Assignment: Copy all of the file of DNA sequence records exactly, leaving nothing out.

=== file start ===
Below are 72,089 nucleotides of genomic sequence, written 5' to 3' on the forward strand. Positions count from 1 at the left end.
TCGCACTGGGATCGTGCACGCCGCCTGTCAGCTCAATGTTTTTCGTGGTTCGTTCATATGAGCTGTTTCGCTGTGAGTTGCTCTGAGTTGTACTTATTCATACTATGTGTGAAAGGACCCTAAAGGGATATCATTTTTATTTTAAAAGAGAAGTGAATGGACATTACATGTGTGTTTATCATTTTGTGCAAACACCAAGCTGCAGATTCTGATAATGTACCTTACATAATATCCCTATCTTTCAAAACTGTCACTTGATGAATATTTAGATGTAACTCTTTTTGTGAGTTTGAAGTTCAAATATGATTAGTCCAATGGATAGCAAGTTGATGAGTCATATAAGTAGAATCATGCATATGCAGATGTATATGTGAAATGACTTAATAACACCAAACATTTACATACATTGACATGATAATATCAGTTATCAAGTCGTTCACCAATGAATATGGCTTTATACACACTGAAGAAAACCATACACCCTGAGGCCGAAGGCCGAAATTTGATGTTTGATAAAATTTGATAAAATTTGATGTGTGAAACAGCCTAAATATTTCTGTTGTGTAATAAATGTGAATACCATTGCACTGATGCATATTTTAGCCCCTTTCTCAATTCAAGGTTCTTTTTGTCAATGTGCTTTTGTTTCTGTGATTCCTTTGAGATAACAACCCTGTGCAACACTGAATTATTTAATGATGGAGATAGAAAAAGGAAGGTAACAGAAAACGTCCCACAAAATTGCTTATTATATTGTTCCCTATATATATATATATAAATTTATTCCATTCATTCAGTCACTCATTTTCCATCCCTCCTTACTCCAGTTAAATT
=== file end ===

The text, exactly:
Below are 72,089 nucleotides of genomic sequence, written 5' to 3' on the forward strand. Positions count from 1 at the left end.
TCGCACTGGGATCGTGCACGCCGCCTGTCAGCTCAATGTTTTTCGTGGTTCGTTCATATGAGCTGTTTCGCTGTGAGTTGCTCTGAGTTGTACTTATTCATACTATGTGTGAAAGGACCCTAAAGGGATATCATTTTTATTTTAAAAGAGAAGTGAATGGACATTACATGTGTGTTTATCATTTTGTGCAAACACCAAGCTGCAGATTCTGATAATGTACCTTACATAATATCCCTATCTTTCAAAACTGTCACTTGATGAATATTTAGATGTAACTCTTTTTGTGAGTTTGAAGTTCAAATATGATTAGTCCAATGGATAGCAAGTTGATGAGTCATATAAGTAGAATCATGCATATGCAGATGTATATGTGAAATGACTTAATAACACCAAACATTTACATACATTGACATGATAATATCAGTTATCAAGTCGTTCACCAATGAATATGGCTTTATACACACTGAAGAAAACCATACACCCTGAGGCCGAAGGCCGAAATTTGATGTTTGATAAAATTTGATAAAATTTGATGTGTGAAACAGCCTAAATATTTCTGTTGTGTAATAAATGTGAATACCATTGCACTGATGCATATTTTAGCCCCTTTCTCAATTCAAGGTTCTTTTTGTCAATGTGCTTTTGTTTCTGTGATTCCTTTGAGATAACAACCCTGTGCAACACTGAATTATTTAATGATGGAGATAGAAAAAGGAAGGTAACAGAAAACGTCCCACAAAATTGCTTATTATATTGTTCCCTATATATATATATATAAATTTATTCCATTCATTCAGTCACTCATTTTCCATCCCTCCTTACTCCAGTTAAATT